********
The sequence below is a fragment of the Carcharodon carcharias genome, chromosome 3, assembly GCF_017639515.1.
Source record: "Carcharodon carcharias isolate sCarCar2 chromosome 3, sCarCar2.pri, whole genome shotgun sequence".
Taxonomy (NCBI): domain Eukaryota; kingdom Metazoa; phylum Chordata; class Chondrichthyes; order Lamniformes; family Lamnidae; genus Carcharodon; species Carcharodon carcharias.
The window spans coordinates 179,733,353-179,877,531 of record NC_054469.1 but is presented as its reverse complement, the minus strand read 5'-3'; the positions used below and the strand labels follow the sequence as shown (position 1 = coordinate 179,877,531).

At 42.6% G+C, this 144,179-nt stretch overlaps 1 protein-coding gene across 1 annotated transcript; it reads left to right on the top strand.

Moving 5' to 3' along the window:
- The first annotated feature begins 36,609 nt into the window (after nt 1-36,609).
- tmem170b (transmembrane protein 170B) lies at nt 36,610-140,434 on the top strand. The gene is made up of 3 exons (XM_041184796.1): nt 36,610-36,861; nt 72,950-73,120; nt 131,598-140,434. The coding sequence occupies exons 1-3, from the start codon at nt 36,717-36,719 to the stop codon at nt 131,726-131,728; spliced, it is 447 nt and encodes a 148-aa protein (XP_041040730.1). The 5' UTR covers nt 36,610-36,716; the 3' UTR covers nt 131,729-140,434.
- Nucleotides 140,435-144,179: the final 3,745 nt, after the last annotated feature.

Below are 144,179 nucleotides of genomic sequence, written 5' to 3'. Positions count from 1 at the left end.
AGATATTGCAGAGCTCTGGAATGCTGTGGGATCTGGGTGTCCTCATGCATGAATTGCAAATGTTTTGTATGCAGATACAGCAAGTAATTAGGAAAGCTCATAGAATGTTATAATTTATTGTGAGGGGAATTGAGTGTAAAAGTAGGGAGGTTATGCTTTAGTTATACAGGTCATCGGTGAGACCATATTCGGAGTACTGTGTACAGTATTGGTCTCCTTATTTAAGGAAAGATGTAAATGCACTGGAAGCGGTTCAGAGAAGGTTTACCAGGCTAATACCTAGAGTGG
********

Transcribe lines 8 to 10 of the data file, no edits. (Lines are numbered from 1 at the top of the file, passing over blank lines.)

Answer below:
- tmem170b (transmembrane protein 170B) lies at nt 36,610-140,434 on the top strand. The gene is made up of 3 exons (XM_041184796.1): nt 36,610-36,861; nt 72,950-73,120; nt 131,598-140,434. The coding sequence occupies exons 1-3, from the start codon at nt 36,717-36,719 to the stop codon at nt 131,726-131,728; spliced, it is 447 nt and encodes a 148-aa protein (XP_041040730.1). The 5' UTR covers nt 36,610-36,716; the 3' UTR covers nt 131,729-140,434.
- Nucleotides 140,435-144,179: the final 3,745 nt, after the last annotated feature.

Below are 144,179 nucleotides of genomic sequence, written 5' to 3'. Positions count from 1 at the left end.